Existing co-expression based methods (e.g., ARACNe and WGCNA) do not incorporate prior information, consider the differences between cases and controls as part of the network reconstruction process, or account for the effects of different genotypes. We will develop an expression network deconvolution method called KNDA (Knowledge-based Network Deconvolution Algorithm) that takes into account of prior biological knowledge (for example, known transcriptional regulators and downstream targets and known biological pathways), so that they can be applied to data sets with relatively small sample sizes and can increase the signal-to-noise ratio in network inference.
We are developing CellR, a computational method to deconvolve bulk-tissue RNA-Seq data and infer the cellular compositions and cell type-specific gene expression values of bulk samples. Given an external reference single-cell RNA-seq data from a tissue of interest, CellR first decomposes the data and extracts cell type-specific gene markers, without prior biological knowledge on various cell types in the bulk tissue. CellR then employs genome-wide tissue-wise expression signatures to addresses cross-individual variations by weighting gene markers differently, and transforms the cellular deconvolution problem into a linear programming model considering inter/intra cellular correlations. Comparative analysis demonstrated superior performance of CellR against competing approaches that rely on a few known cell type-specific gene markers.
5. Application to schizophrenia: Deconvolution of transcriptional network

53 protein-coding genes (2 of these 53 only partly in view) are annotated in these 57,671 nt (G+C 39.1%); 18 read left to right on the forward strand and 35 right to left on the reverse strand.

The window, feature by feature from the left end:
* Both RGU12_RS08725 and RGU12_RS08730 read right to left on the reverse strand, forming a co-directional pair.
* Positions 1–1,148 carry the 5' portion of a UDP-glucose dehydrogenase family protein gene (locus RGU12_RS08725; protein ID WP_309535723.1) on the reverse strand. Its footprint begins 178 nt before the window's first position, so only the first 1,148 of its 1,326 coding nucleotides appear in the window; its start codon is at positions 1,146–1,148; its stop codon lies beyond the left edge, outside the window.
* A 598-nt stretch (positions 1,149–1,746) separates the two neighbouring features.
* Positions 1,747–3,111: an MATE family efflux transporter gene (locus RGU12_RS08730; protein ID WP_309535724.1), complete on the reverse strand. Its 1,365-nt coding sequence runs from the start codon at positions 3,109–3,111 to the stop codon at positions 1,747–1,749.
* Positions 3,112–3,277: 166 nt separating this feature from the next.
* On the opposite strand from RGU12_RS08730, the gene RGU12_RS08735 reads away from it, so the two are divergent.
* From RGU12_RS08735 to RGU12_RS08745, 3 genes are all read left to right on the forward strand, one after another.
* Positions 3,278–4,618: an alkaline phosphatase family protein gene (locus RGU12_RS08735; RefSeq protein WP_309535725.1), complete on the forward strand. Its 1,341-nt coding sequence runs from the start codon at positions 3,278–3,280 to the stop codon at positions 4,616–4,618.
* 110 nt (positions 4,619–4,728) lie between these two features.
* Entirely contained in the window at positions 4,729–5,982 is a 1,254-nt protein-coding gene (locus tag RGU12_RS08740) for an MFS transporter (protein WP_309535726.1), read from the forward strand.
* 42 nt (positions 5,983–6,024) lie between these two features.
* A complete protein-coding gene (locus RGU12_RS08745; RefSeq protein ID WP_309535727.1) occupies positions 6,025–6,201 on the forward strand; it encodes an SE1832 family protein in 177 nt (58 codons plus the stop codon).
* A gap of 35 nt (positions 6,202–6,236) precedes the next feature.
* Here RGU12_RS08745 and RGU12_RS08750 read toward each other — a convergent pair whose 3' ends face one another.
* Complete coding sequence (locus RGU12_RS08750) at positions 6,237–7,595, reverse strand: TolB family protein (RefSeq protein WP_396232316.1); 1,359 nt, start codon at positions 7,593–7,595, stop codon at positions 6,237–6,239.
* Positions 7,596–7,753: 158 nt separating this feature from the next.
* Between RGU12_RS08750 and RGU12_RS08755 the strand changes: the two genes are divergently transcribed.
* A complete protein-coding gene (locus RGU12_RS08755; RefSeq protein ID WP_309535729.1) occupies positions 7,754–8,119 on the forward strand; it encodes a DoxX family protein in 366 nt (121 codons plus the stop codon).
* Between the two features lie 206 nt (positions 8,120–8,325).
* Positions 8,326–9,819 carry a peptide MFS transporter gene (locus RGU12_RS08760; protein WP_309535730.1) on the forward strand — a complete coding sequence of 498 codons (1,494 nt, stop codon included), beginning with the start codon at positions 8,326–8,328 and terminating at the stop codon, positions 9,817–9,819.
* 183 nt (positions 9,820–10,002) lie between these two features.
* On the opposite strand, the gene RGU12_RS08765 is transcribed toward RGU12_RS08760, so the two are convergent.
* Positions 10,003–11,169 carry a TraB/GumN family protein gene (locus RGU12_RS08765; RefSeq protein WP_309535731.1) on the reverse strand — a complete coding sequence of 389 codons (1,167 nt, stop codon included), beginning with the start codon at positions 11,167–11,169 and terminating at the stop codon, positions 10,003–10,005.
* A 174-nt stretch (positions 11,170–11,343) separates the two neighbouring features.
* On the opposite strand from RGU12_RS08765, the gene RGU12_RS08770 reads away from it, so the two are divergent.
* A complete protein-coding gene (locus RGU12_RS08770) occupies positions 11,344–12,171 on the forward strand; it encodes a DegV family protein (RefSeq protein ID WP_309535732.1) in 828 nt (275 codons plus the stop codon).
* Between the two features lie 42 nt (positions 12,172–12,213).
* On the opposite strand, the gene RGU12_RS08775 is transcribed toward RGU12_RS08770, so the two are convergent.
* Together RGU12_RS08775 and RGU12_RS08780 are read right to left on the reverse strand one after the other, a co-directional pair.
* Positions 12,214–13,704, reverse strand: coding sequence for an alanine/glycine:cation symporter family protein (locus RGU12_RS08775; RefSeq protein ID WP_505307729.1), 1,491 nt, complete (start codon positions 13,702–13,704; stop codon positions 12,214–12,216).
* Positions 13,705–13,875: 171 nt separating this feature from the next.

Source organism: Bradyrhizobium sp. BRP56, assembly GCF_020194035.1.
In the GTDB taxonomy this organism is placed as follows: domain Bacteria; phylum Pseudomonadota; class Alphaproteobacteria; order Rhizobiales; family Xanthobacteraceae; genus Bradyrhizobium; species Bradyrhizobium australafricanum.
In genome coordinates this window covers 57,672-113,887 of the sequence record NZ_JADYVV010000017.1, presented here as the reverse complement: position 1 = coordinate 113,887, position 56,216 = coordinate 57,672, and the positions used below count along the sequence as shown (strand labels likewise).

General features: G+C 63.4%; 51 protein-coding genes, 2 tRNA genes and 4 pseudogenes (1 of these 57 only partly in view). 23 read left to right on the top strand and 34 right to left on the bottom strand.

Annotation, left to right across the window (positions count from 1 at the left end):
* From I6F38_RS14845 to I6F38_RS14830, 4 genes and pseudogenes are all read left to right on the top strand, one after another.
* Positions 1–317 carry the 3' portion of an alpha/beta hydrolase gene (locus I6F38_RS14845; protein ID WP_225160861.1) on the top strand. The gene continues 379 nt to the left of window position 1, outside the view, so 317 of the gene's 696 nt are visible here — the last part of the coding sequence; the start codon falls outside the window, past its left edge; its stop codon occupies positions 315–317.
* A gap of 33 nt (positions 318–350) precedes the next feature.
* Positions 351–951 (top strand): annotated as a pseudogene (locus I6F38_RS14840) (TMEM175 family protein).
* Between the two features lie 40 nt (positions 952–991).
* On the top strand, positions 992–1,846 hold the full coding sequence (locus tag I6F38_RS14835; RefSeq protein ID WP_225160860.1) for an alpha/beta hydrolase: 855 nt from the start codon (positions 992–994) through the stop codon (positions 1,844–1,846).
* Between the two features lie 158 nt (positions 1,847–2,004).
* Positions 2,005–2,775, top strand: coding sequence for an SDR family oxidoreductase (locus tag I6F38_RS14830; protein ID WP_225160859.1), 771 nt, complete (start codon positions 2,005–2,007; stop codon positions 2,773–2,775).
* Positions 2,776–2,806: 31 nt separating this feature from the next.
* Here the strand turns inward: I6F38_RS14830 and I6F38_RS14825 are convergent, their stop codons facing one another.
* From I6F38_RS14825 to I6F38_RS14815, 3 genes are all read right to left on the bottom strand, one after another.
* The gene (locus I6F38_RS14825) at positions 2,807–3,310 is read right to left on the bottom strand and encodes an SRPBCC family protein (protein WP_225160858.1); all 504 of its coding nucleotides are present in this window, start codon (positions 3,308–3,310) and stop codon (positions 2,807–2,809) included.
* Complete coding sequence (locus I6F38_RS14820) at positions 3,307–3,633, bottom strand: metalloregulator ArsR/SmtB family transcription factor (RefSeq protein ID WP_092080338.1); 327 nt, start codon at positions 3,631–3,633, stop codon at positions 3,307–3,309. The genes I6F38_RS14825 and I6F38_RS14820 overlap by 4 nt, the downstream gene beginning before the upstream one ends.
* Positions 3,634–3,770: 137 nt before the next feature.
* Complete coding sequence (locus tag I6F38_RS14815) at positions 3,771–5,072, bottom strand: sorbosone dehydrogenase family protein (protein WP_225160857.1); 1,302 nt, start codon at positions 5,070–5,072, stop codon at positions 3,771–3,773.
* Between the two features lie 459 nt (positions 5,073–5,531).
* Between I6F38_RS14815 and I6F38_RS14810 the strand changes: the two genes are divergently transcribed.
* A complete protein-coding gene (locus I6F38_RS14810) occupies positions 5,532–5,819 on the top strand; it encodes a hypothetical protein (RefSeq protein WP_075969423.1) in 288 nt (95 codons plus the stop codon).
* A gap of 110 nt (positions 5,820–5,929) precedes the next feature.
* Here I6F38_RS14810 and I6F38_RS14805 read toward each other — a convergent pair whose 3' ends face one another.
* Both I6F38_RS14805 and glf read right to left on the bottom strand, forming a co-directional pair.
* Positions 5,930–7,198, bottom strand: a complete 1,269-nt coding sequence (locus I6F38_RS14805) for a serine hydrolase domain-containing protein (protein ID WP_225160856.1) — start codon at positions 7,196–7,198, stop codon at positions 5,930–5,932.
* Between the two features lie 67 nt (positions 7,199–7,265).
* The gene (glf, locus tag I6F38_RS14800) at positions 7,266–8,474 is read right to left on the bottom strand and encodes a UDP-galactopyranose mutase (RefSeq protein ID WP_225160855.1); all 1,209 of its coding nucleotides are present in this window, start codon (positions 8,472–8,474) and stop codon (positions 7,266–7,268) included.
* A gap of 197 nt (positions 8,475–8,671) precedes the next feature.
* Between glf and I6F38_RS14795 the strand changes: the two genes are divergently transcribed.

Tissue-specific reverse engineering of transcriptional networks has uncovered master regulators (MRs) of cellular networks in various cancers, yet the application of this method to neuropsychiatric disorders is largely unexplored. Here, using RNA-Seq data on postmortem dorsolateral prefrontal cortex (DLPFC) from schizophrenia (SCZ) patients and control subjects, we deconvoluted the transcriptional network to identify MRs that mediate expression of a large body of target genes. Together with an independent RNA-Seq data on cultured primary neuronal cells derived from olfactory neuroepithelium, we identified TCF4, a leading SCZ risk locus implicated by genome-wide association studies, as a candidate MR dysregulated in SCZ. We validated the dysregulated TCF4-related transcriptional network through examining the transcription factor binding footprints inferred from human induced pluripotent stem cell (hiPSC)-derived neuronal ATAC-Seq data and direct binding sites obtained from ChIP-seq data in SH-SY5Y cells that serve as in vitro models of neuronal function and differentiation. The predicted TCF4 transcriptional targets were enriched for genes showing transcriptomic changes upon knockdown of TCF4 in hiPSC-derived neural progenitor cells (NPC) and glutamatergic neurons (Glut_N), in which the hiPSC cell line was sampled from a SCZ patient. The altered TCF4 gene network perturbations in NPC, as compared to that in Glut_N, was more similar to the expression differences in the TCF4 gene network observed in the DLPFC of individuals with SCZ. Moreover, TCF4-associated gene expression changes in NPC were more enriched than Glut_N for pathways involved in neuronal activity, genome-wide significant SCZ risk genes, and SCZ-associated de novo mutations. Our results suggest that TCF4 serves as a MR of a gene network that confers susceptibility to SCZ at early stage of neurodevelopment, highlighting the importance of network dysregulation involving core genes and many hundreds of peripheral genes in conferring susceptibility to neuropsychiatric diseases. For more details, see https://www.biorxiv.org/content/early/2018/05/16/133363.